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I am editing a fortran 90 to read a file. A particular file happens to be 'contaminated' with some extra information, so I wanted to attempt a read and then rewind; reread if in error:

open(filenum,file=filename,form="unformatted",iostat=ierr) //'direct' access
...lots of stuff...
here = ftell(filenum)
read(filenum,iostat=ierr) var1, var2             //try reading as var1, var2
if(iswrong(var1, var2)) then                     //check if correct
  call fseek(filenum,here-ftell(filenum),1)      //rewind
  read(filenum,iostat=ierr) vara, varb, varc     //read as different type 
endif

However, when I compile this program, I get

Undefined symbols:
  "_fseek_", referenced from:
      ___myreader__subroutine_name in myreader.o
ld: symbol(s) not found
collect2: ld returned 1 exit status

(I am trying to compile on gfortran (i686-apple-darwin8-gfortran-4.2)). I understand that fseek is not a standard fortran routine.

I wonder if there is an alternative. I understand I can do something like read(filenum,rec=somevalue) but how can I use this in a similar fashion? I also thought to attempt reading with read(,advance='no') for testing and then reading again with advance='yes' if it is in the correct format, but this requires a specific format expression, which is not specified. Thank you.

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Where do you get ftell and fseek from? It sounds like you actually would like to do stream IO instead of direct IO... –  haraldkl Nov 18 '11 at 22:54
    
Thanks @haraldkl, I get it here and elsewhere... would my read statements change if I use stream IO instead of direct? It's a large program that I did not write so I think it would be difficult for me to hunt down and modify the rest of the program. –  crippledlambda Nov 18 '11 at 23:03
    
You forgot the call, in the documentation of gfortran you linked to, it says it is a subroutine, not a function, thus requiring the call. Stream IO would be slightly different, but portable to other compilers. –  haraldkl Nov 18 '11 at 23:16
    
Ah, sorry! There is a call statement in my actualy code. I was cleaning this up before posting and inadvertently cut it out... I will edit the post -- thanks for pointing that out. –  crippledlambda Nov 18 '11 at 23:20
    
Ah, if I write original fortran code, I will keep that in mind. Alas, this is part of something bigger I inherited so not my choice, I'm afraid. –  crippledlambda Nov 18 '11 at 23:22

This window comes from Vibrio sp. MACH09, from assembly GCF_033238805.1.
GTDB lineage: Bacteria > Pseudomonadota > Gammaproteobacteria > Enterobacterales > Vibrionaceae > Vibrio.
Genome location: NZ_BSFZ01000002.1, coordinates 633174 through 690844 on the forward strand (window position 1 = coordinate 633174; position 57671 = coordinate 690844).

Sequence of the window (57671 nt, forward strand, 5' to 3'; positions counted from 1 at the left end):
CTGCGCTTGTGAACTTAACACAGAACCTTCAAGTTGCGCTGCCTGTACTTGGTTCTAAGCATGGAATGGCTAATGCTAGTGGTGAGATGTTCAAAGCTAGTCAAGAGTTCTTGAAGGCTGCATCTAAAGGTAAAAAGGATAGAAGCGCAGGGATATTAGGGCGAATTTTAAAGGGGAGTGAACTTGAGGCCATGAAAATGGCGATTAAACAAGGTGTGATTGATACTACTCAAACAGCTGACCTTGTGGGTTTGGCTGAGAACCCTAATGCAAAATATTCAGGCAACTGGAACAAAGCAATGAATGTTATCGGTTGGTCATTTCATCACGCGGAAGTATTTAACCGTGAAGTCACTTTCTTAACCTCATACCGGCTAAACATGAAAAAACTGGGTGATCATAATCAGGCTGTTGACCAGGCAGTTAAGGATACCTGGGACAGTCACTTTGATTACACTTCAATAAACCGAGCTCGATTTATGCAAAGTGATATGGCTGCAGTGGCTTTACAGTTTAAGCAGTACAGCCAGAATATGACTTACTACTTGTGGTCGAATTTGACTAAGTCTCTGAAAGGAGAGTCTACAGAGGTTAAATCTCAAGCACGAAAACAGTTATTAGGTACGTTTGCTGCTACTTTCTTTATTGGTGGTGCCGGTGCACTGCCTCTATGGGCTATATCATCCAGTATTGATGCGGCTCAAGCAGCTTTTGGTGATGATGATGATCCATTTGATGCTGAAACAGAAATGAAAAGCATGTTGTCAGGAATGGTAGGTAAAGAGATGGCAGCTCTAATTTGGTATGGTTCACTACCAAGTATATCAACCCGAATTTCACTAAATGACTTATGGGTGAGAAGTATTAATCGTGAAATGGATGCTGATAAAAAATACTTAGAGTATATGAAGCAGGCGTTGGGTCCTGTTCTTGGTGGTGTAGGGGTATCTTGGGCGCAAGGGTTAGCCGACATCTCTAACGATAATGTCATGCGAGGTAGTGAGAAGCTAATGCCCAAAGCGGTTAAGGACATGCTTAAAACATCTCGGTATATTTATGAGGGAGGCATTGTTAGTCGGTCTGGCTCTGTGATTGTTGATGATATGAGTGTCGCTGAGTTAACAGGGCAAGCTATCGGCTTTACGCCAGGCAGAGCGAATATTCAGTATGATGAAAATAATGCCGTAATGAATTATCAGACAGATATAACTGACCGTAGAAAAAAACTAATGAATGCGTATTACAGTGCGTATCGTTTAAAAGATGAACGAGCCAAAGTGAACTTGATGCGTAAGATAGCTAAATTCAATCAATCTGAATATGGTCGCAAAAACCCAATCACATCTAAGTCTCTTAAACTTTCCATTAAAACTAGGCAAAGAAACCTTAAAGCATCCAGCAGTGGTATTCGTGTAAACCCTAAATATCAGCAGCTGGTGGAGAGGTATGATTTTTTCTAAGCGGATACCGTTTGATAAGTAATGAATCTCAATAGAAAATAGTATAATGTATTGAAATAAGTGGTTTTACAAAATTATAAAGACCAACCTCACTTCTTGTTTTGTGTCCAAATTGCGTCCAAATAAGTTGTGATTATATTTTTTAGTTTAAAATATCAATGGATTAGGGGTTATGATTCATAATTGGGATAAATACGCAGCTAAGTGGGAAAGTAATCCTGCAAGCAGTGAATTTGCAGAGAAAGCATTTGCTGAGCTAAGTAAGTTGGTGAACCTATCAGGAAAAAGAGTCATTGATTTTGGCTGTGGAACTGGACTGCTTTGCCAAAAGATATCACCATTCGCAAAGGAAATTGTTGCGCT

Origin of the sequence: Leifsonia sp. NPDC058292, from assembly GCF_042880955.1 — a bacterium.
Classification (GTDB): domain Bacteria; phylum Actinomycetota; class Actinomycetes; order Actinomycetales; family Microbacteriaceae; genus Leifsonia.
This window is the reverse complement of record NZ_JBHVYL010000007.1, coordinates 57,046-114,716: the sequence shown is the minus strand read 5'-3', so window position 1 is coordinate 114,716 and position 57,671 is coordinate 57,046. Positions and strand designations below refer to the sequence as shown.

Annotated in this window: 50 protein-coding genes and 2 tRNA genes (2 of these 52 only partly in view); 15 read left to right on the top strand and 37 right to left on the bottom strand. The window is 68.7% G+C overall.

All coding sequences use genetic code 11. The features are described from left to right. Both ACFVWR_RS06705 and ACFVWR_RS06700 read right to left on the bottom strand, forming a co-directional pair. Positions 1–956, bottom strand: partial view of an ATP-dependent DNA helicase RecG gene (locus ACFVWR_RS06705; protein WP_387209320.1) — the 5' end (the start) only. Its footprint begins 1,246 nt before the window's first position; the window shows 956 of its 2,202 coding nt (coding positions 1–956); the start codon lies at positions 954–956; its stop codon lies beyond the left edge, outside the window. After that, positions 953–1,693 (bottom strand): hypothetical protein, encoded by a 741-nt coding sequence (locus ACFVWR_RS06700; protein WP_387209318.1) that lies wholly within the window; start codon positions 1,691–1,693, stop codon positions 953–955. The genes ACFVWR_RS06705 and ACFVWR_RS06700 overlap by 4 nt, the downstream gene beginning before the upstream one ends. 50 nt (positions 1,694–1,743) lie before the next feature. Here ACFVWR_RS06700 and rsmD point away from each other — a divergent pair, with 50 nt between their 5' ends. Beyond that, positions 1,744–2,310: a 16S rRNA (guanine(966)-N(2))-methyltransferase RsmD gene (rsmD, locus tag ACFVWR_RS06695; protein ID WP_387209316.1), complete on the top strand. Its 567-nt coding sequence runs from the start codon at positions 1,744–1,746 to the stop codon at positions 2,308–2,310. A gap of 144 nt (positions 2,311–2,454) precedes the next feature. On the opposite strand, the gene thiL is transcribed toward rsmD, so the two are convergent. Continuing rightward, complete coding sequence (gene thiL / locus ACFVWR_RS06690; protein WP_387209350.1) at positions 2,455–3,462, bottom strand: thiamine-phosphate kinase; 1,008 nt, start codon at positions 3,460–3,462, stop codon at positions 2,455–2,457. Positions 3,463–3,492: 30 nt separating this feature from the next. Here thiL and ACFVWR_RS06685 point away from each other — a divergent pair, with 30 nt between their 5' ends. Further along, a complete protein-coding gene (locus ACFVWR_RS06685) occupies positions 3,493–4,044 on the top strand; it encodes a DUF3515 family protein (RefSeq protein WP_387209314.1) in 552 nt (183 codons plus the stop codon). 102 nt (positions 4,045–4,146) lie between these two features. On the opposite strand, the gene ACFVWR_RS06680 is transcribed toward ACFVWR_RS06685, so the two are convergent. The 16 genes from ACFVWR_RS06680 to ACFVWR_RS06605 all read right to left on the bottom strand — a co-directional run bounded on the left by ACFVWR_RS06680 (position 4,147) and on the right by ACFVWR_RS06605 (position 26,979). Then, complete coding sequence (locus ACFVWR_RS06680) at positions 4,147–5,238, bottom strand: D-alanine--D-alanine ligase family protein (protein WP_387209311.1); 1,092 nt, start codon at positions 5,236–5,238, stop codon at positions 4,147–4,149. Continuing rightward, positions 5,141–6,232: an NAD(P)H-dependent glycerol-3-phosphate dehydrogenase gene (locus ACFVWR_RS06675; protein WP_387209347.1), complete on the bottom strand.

3 Answers 3

up vote 2 down vote accepted

You have to use backspace to go back to the previous record. Traditional Fortran IO is record based, non stream based (like in C)

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backspace works! thank you. –  crippledlambda Nov 19 '11 at 0:27

On Linux and Windows, it is okay in general to compute seek offsets.

However, on record-oriented file systems (OpenVMS, OS/370, NOS, etc.), the value which comes from ftell() is a magic cookie and cannot be inspected or processed using trivial arithmetic to compute a new file location. Instead, use the rewind statement to go back to the beginning of a file (if it is indeed seekable).

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Thanks for the insight on ftell -- I thought it was an integer of position (like a point in an emacs buffer...). I think rewind works but couldn't go back all the way to the beginning though as it is a large file only needed to go back a few records... –  crippledlambda Nov 19 '11 at 0:30

There is another technique for processing input if you are uncertain about the file contents -- in this case sometimes the files contents are incorrect or different -- which is to read into a string, then examine the contents of the string. If the contents are valid you can use a read statement to read from the string. Or if the contents are "different", use a different read statement, or take appropriate action. No rewind or backspace is necessary. You do have to guess the longest possible line length to declare the length of the string.

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Ah, something like sscanf with fortran... yes... unfortunately it is a fortran unformatted binary file so this type of operation would be a bit more difficult... –  crippledlambda Nov 21 '11 at 2:11

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